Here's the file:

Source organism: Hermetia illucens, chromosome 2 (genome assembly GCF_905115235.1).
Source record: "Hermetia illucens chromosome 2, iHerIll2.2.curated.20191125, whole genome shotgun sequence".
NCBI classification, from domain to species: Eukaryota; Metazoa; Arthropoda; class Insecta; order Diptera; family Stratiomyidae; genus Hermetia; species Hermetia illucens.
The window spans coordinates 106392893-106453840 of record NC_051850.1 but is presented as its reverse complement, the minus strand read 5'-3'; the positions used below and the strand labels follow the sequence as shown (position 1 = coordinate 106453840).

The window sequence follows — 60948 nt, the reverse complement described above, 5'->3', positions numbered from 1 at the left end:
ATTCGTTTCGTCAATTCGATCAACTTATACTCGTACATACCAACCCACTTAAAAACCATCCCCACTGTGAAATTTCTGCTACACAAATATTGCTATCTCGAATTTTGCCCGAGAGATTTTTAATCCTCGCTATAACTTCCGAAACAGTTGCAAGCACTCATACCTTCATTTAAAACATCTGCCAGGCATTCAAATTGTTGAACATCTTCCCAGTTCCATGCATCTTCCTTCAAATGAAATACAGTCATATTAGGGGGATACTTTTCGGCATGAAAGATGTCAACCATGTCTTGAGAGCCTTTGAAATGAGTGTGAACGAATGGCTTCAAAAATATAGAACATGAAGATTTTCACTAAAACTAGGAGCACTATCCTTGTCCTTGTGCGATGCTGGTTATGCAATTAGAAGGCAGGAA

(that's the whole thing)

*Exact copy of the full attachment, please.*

Source organism: Hermetia illucens, chromosome 2 (genome assembly GCF_905115235.1).
Source record: "Hermetia illucens chromosome 2, iHerIll2.2.curated.20191125, whole genome shotgun sequence".
NCBI classification, from domain to species: Eukaryota; Metazoa; Arthropoda; class Insecta; order Diptera; family Stratiomyidae; genus Hermetia; species Hermetia illucens.
The window spans coordinates 106392893-106453840 of record NC_051850.1 but is presented as its reverse complement, the minus strand read 5'-3'; the positions used below and the strand labels follow the sequence as shown (position 1 = coordinate 106453840).

The window sequence follows — 60948 nt, the reverse complement described above, 5'->3', positions numbered from 1 at the left end:
ATTCGTTTCGTCAATTCGATCAACTTATACTCGTACATACCAACCCACTTAAAAACCATCCCCACTGTGAAATTTCTGCTACACAAATATTGCTATCTCGAATTTTGCCCGAGAGATTTTTAATCCTCGCTATAACTTCCGAAACAGTTGCAAGCACTCATACCTTCATTTAAAACATCTGCCAGGCATTCAAATTGTTGAACATCTTCCCAGTTCCATGCATCTTCCTTCAAATGAAATACAGTCATATTAGGGGGATACTTTTCGGCATGAAAGATGTCAACCATGTCTTGAGAGCCTTTGAAATGAGTGTGAACGAATGGCTTCAAAAATATAGAACATGAAGATTTTCACTAAAACTAGGAGCACTATCCTTGTCCTTGTGCGATGCTGGTTATGCAATTAGAAGGCAGGAA